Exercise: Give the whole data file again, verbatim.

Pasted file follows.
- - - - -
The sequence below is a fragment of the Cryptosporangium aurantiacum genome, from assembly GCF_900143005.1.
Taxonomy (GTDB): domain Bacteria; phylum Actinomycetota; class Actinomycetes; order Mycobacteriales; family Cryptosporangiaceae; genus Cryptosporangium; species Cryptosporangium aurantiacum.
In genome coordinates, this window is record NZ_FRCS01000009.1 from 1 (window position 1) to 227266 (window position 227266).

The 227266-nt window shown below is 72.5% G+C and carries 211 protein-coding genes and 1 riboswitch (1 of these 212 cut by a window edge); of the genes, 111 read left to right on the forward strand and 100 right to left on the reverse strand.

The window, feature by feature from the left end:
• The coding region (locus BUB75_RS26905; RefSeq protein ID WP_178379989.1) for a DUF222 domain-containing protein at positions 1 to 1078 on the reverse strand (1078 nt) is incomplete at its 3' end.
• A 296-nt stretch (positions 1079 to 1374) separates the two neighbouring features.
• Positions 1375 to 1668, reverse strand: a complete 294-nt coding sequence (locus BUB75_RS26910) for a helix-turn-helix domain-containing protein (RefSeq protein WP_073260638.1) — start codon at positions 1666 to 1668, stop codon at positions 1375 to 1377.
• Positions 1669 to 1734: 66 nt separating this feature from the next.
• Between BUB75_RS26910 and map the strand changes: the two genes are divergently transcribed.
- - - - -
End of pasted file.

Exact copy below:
The sequence below is a fragment of the Cryptosporangium aurantiacum genome, from assembly GCF_900143005.1.
Taxonomy (GTDB): domain Bacteria; phylum Actinomycetota; class Actinomycetes; order Mycobacteriales; family Cryptosporangiaceae; genus Cryptosporangium; species Cryptosporangium aurantiacum.
In genome coordinates, this window is record NZ_FRCS01000009.1 from 1 (window position 1) to 227266 (window position 227266).

The 227266-nt window shown below is 72.5% G+C and carries 211 protein-coding genes and 1 riboswitch (1 of these 212 cut by a window edge); of the genes, 111 read left to right on the forward strand and 100 right to left on the reverse strand.

The window, feature by feature from the left end:
• The coding region (locus BUB75_RS26905; RefSeq protein ID WP_178379989.1) for a DUF222 domain-containing protein at positions 1 to 1078 on the reverse strand (1078 nt) is incomplete at its 3' end.
• A 296-nt stretch (positions 1079 to 1374) separates the two neighbouring features.
• Positions 1375 to 1668, reverse strand: a complete 294-nt coding sequence (locus BUB75_RS26910) for a helix-turn-helix domain-containing protein (RefSeq protein WP_073260638.1) — start codon at positions 1666 to 1668, stop codon at positions 1375 to 1377.
• Positions 1669 to 1734: 66 nt separating this feature from the next.
• Between BUB75_RS26910 and map the strand changes: the two genes are divergently transcribed.